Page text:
Mr. Black had arrived quite quickly, determined to clear his master's name – but strangely, Jennings had refused to tell him anything about his activities the previous night. He'd even expressly told his servant not to try and investigate the matter. Though Brexis, being somewhat familiar with Jennings, suspected that he had used a tone that indicated he was to do everything in his power to see the Krawk released.

     No one else had come to see Jennings. A man like that, so powerful, but no friends.

     Then, the day following the arrest, the Sheikh arrived.

     The fat Acara waddled down the corridor, practically filling it from side to side, and was let into the Jennings cell. An assistant produced a chair, a tiny wooden stool, which he sat on. The wood creaked precariously, but Al-Balim ignored it.

     "You are an exceptionally lucky man, Mr. Jennings," he said with a grin.

     "In many ways, I shouldn't doubt," Jennings replied. "How exactly do you mean?"

     "I am trapped here, in this… city, for want of a better word," the Sheikh explained. "A vast and terrible sandstorm is currently raging in the desert – passage to Sakhmet is quite impossible for the next few days. Originally, I had intended to return to the desert today, but that will not be possible. And then of course, I heard of your little predicament."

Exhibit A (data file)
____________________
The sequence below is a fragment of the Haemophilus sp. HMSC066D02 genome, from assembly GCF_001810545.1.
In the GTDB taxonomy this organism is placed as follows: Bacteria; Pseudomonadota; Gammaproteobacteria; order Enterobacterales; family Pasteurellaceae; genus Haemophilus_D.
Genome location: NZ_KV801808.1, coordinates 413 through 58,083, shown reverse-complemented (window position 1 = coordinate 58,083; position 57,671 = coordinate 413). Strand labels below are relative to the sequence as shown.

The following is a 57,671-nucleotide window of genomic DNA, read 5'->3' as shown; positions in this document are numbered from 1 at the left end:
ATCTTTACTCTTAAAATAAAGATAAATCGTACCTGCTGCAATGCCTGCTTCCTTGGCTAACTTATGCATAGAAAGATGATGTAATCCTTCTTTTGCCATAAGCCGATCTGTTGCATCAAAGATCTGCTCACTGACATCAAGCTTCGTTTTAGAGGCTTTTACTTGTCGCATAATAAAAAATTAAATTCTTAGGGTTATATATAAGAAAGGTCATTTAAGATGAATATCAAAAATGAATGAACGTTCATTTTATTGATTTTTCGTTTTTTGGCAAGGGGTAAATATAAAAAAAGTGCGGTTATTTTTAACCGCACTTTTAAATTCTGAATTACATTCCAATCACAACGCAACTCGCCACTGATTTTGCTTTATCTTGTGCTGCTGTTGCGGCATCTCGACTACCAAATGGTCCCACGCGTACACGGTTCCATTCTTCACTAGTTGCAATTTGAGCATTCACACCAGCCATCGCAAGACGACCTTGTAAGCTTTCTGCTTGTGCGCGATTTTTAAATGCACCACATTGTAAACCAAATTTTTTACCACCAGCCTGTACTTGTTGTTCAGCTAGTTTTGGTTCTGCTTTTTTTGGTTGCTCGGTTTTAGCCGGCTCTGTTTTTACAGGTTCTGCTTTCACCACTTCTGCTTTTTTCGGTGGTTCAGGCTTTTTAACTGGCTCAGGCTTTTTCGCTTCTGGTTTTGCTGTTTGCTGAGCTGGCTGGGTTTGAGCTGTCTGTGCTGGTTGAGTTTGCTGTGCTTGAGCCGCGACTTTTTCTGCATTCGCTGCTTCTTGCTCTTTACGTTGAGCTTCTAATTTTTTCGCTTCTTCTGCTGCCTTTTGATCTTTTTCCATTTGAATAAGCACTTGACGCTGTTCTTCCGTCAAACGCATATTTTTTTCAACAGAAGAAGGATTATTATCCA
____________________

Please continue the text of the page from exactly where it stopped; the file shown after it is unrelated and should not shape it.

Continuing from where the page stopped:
"You must have heard remarkably quickly," Jennings remarked. "You were watching when I was arrested, were you not?"

     "Merely very good contacts, I assure you," the Sheikh replied with a waxy glance to Sergeant Brexis. "Normally of course I would have watched the spectacle unfold as this city adapted to life without you, but then I happened upon an entertaining alternative."

     "Which is?"

     "I have assumed control of your assets," the Sheikh revealed. "It was remarkably easy, I must say. You know, there were rumours amongst my advisors that doing this… that is to say, in the event you should ever be fairly arrested as is the case now, the city would be thrown into chaos. That removing you from the equation would somehow see Neopia Central unwind. I am most pleased to tell you that it simply hasn't happened. Neopia Central is ticking along as usual. It appears you are not as important as some people think."

     Jennings gave a little chuckle, "Mr. Al-Balim, you appear to have misunderstood. The reason people are not rioting, I should suspect, is because they believe I have not been removed from whatever equation your uniquely mathematical brain has composed."